That changed in 2006 when a memorandum of understanding was signed by Canada and eight other partner nations committing them to long-term participation in the project. By then, the military was knee-deep in the program.
"By the end of 2006, the (Defence) Department was actively involved in developing the F-35, and a number of activities had put in motion its eventual procurement," the audit report says.
The report says that in convincing the Conservative government to sign on to the MOU, the military talked up the potential billions in contracts Canadian industry could secure if the country continued to participate in the project.
However, "while ministers were told, correctly, that signing the 2006 MOU did not commit Canada to buy the F-35, we did not see evidence they were told that retaining industrial benefits depended on buying the F-35 as a partner in the (Joint Strike Fighter) program."
In addition, "in the majority of cases, only the most optimistic scenario was put forward, rather than a range of potential benefits that reflected the inherent uncertainties in the projections."
Defence Department officials also did not tell ministers that by signing the memorandum of understanding, the government would be hard-pressed to run a fair competition in the future to replace Canada's aging fleet of CF-18s.
Normal government procurement rules say departments must lay out their requirements so multiple companies can bid on the contracts. That, however, didn't happen with the F-35.
In fact, starting in late 2008, the report says, Defence officials "led a process to get a government decision to buy the F-35, partly in response to pressure from industry." Following Canada's signing on to the MOU in 2006, the report says, the Defence Department began putting together necessary documents to support the eventual purchase of the aircraft.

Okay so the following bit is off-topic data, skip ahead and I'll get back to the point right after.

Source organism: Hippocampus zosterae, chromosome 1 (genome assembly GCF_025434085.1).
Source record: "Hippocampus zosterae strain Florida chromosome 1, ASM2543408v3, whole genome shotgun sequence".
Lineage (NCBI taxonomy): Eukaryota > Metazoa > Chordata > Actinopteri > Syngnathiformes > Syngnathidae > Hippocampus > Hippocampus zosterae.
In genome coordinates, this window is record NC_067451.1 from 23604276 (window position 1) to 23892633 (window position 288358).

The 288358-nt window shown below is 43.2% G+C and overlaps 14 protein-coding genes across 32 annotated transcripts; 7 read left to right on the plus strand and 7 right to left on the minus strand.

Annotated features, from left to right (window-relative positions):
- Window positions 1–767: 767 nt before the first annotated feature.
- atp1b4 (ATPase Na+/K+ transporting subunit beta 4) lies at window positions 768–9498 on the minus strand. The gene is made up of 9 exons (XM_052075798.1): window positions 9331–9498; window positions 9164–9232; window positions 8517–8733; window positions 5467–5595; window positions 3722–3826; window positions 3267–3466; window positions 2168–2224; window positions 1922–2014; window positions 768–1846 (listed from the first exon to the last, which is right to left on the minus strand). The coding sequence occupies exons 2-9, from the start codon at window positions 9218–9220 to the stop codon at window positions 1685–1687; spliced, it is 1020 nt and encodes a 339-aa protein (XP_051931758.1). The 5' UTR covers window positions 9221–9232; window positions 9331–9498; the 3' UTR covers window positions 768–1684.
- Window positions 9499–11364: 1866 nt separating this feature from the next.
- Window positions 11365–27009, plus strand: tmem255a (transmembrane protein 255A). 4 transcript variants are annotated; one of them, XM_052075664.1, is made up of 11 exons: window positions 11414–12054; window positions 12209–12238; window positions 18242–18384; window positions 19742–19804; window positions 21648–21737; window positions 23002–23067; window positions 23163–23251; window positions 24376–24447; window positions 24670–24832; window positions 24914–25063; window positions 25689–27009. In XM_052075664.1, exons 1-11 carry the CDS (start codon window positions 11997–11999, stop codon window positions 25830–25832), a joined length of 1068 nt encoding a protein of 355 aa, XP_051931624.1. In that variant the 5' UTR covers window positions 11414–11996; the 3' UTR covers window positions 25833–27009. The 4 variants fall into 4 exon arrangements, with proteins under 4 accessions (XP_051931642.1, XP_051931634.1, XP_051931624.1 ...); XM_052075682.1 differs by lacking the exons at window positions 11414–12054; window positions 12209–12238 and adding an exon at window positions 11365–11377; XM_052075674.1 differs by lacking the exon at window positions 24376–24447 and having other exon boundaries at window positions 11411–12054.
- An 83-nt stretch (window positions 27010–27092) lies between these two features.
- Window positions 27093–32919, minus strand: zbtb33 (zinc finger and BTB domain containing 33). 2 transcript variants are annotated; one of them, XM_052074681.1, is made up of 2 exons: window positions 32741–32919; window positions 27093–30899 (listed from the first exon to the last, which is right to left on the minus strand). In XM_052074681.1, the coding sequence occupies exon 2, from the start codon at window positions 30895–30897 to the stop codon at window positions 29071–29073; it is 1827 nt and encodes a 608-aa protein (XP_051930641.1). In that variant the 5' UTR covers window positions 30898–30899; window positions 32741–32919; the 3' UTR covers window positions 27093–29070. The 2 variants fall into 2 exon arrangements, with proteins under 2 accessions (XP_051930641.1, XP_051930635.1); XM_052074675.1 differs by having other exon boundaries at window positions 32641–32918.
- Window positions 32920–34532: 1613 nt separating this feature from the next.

To get around requirements for a competitive bidding process, officials intentionally played up the fact the F-35 was the only fifth-generation aircraft available to Canada.
In May 2010, the Public Works Department, which is supposed to provide oversight of all major government purchases, questioned the military's assertion that no other aircraft could meet Canada's requirements.
It eventually agreed to waive requirements for a competitive bidding process "if National Defence provided a letter confirming National Defence's requirement for a fifth-generation fighter and confirming that the F-35 is the only such aircraft available."
Over the four years between when the MOU was signed and the Conservative government's announcement in July 2010 that Canada would purchase 65 F-35s, the report says, military officials regularly downplayed or glossed over cost overruns and delays afflicting the stealth fighter program.
"Officials from National Defence who participated in the senior decision-making committees of the (Joint Strike Fighter) program were regularly informed of these problems," the report says. "Yet in briefing materials from 2006 through 2010 that we have reviewed, neither the minister nor decision makers in National Defence and central agencies were kept informed of these problems and the associated risks of relying on the F-35 to replace the CF-18."
The report also notes "significant concerns about the completeness of cost information provided to parliamentarians.